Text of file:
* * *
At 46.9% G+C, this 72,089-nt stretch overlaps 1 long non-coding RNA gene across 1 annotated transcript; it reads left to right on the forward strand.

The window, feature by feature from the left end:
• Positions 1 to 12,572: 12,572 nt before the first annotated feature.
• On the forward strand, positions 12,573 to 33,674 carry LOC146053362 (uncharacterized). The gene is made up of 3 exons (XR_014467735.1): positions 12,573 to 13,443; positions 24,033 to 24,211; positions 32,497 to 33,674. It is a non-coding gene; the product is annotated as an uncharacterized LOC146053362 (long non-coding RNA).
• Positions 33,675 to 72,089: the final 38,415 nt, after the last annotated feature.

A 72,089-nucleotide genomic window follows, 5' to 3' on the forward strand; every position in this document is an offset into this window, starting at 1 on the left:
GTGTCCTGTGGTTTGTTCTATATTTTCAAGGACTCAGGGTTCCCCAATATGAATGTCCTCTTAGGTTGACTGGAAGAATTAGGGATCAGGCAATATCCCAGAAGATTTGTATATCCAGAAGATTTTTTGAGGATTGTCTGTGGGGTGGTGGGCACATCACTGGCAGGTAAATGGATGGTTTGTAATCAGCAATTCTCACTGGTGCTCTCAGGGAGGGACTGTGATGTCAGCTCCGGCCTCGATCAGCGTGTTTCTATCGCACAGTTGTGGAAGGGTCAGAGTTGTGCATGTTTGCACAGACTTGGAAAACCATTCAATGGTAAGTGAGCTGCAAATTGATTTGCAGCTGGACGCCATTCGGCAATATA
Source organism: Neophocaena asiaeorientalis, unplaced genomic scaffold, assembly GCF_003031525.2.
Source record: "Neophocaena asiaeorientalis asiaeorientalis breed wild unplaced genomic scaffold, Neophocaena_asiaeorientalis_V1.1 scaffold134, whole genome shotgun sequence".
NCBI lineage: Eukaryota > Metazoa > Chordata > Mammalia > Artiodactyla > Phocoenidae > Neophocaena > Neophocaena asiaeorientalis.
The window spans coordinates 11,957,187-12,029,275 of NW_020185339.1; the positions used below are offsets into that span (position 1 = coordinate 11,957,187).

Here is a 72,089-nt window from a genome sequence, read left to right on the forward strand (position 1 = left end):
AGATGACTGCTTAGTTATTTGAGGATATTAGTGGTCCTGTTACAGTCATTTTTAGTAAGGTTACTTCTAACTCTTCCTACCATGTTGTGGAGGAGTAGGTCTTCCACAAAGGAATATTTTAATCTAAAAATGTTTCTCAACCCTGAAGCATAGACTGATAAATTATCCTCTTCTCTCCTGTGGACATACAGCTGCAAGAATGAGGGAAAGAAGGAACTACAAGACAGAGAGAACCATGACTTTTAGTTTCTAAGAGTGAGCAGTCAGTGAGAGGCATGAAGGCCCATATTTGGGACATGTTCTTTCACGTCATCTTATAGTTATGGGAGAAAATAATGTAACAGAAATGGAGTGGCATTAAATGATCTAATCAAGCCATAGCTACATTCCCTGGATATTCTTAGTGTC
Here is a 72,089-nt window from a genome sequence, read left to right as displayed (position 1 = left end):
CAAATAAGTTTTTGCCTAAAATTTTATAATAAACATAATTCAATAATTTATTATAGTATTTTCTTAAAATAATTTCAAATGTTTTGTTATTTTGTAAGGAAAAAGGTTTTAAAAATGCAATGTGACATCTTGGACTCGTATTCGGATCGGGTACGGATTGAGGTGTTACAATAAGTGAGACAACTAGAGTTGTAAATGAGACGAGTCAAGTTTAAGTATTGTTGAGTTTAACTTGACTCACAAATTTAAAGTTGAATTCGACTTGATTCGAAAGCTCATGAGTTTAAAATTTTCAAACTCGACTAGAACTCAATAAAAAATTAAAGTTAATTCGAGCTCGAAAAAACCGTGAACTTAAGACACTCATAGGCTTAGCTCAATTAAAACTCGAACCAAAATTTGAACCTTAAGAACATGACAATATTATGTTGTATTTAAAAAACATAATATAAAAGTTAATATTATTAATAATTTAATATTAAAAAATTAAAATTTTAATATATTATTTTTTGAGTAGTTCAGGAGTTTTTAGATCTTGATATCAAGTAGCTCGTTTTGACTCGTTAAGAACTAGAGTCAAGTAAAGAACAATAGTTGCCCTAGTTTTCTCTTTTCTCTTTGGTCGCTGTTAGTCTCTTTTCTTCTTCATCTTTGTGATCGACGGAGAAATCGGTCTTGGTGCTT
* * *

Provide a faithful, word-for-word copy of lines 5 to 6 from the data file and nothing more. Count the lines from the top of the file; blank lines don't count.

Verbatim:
• Positions 33,675 to 72,089: the final 38,415 nt, after the last annotated feature.

A 72,089-nucleotide genomic window follows, 5' to 3' on the forward strand; every position in this document is an offset into this window, starting at 1 on the left: